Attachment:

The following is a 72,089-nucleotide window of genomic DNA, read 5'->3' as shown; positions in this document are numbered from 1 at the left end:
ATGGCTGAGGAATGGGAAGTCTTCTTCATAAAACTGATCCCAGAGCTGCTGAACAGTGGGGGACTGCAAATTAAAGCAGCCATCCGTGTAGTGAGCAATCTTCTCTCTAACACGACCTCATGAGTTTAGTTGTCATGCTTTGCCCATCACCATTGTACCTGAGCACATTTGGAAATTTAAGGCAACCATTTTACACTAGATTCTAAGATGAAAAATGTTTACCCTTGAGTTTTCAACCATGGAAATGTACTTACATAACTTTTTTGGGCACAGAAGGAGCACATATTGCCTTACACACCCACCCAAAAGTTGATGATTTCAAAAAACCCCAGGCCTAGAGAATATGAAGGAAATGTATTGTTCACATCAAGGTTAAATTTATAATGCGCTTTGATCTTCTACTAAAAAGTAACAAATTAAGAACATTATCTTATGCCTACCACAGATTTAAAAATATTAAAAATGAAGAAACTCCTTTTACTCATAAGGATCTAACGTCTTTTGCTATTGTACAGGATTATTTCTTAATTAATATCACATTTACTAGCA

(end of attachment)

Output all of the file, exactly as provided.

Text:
The following is a 72,089-nucleotide window of genomic DNA, read 5'->3' as shown; positions in this document are numbered from 1 at the left end:
ATGGCTGAGGAATGGGAAGTCTTCTTCATAAAACTGATCCCAGAGCTGCTGAACAGTGGGGGACTGCAAATTAAAGCAGCCATCCGTGTAGTGAGCAATCTTCTCTCTAACACGACCTCATGAGTTTAGTTGTCATGCTTTGCCCATCACCATTGTACCTGAGCACATTTGGAAATTTAAGGCAACCATTTTACACTAGATTCTAAGATGAAAAATGTTTACCCTTGAGTTTTCAACCATGGAAATGTACTTACATAACTTTTTTGGGCACAGAAGGAGCACATATTGCCTTACACACCCACCCAAAAGTTGATGATTTCAAAAAACCCCAGGCCTAGAGAATATGAAGGAAATGTATTGTTCACATCAAGGTTAAATTTATAATGCGCTTTGATCTTCTACTAAAAAGTAACAAATTAAGAACATTATCTTATGCCTACCACAGATTTAAAAATATTAAAAATGAAGAAACTCCTTTTACTCATAAGGATCTAACGTCTTTTGCTATTGTACAGGATTATTTCTTAATTAATATCACATTTACTAGCA